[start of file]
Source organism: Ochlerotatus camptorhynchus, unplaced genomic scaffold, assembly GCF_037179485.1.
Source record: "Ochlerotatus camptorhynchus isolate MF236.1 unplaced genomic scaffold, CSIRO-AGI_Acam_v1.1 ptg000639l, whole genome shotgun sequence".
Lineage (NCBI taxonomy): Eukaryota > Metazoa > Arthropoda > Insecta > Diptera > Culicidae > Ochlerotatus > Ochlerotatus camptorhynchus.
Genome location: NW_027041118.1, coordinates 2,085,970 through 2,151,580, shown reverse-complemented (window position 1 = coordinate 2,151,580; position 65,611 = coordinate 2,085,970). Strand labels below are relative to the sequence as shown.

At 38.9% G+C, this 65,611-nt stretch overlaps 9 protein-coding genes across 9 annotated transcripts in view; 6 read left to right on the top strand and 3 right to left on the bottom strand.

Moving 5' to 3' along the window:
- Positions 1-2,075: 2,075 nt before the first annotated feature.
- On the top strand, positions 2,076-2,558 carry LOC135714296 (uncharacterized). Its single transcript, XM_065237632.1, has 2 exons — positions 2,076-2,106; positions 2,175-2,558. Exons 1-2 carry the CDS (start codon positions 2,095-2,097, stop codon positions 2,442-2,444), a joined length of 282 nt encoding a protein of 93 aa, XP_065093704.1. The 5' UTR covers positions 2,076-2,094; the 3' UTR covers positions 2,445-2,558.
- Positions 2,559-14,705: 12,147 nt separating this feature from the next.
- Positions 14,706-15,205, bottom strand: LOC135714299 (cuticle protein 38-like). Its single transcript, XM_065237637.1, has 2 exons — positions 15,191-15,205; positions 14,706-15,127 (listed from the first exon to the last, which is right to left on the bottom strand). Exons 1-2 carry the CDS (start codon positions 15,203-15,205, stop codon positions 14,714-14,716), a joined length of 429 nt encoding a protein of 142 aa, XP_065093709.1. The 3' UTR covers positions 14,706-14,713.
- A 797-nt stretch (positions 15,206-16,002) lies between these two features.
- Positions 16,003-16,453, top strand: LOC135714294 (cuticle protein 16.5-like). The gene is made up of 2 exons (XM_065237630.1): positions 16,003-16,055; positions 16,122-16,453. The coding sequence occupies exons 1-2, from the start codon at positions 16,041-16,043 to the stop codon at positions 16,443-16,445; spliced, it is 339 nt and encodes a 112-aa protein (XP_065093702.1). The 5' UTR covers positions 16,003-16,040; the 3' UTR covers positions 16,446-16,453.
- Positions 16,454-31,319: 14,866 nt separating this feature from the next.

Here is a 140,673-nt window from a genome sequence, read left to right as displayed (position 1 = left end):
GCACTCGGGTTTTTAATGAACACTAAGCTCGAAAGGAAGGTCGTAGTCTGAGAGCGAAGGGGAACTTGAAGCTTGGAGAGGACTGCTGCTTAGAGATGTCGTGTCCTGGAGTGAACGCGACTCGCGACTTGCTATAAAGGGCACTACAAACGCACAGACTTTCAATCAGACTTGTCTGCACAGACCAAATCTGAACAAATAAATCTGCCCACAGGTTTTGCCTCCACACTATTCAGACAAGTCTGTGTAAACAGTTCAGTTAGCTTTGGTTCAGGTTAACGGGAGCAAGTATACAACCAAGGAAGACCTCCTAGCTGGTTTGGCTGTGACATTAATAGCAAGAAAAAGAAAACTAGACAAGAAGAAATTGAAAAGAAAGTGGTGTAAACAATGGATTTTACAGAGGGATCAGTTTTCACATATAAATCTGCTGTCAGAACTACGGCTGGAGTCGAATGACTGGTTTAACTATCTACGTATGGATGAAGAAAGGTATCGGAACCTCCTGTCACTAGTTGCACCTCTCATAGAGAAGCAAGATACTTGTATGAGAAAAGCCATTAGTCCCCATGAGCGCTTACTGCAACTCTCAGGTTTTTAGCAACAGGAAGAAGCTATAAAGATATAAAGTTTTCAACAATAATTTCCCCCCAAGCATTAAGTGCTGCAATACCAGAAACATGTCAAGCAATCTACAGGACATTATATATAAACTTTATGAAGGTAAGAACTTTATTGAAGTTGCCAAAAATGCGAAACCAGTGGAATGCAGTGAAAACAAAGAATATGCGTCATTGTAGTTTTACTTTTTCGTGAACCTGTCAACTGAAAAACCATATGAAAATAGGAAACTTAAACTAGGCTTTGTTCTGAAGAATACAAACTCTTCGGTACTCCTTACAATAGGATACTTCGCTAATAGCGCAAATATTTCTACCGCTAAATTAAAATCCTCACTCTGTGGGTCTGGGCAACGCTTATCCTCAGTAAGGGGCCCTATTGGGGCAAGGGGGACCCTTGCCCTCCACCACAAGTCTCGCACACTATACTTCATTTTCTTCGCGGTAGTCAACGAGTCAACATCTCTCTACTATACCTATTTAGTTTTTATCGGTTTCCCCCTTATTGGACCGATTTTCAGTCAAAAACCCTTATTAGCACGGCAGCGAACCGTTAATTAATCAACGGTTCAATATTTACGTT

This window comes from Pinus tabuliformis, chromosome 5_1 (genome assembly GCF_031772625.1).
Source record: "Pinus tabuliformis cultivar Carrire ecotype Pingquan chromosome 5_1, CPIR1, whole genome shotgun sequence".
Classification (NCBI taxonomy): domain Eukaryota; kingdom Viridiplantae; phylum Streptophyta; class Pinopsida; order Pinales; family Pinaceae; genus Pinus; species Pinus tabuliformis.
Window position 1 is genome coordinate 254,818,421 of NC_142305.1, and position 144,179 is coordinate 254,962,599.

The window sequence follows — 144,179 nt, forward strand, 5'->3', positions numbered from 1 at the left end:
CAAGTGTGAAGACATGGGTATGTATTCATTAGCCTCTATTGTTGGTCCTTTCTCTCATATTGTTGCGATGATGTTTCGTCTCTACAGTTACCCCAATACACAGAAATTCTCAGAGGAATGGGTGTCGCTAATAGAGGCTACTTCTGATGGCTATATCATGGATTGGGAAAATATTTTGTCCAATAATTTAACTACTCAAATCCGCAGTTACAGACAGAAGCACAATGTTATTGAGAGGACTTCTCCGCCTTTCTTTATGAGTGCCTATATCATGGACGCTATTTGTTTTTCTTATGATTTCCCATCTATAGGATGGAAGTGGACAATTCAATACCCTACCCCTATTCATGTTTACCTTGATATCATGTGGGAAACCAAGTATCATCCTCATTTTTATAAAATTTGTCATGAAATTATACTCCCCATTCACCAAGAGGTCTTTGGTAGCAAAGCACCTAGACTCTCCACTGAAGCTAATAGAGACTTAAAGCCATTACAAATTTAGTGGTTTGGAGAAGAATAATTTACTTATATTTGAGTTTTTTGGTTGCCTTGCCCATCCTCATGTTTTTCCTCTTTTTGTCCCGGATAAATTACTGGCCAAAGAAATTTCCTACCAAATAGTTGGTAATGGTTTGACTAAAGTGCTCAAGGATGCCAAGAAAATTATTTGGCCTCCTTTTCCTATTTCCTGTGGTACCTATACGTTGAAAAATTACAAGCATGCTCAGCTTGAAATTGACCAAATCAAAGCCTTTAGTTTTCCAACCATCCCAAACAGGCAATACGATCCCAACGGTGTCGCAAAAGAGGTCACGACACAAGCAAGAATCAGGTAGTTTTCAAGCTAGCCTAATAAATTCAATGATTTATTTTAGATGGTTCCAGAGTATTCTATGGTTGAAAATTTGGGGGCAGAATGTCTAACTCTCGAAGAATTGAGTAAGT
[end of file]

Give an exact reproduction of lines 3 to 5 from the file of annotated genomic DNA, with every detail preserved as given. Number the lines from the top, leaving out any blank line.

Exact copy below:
Lineage (NCBI taxonomy): Eukaryota > Metazoa > Arthropoda > Insecta > Diptera > Culicidae > Ochlerotatus > Ochlerotatus camptorhynchus.
Genome location: NW_027041118.1, coordinates 2,085,970 through 2,151,580, shown reverse-complemented (window position 1 = coordinate 2,151,580; position 65,611 = coordinate 2,085,970). Strand labels below are relative to the sequence as shown.

At 38.9% G+C, this 65,611-nt stretch overlaps 9 protein-coding genes across 9 annotated transcripts in view; 6 read left to right on the top strand and 3 right to left on the bottom strand.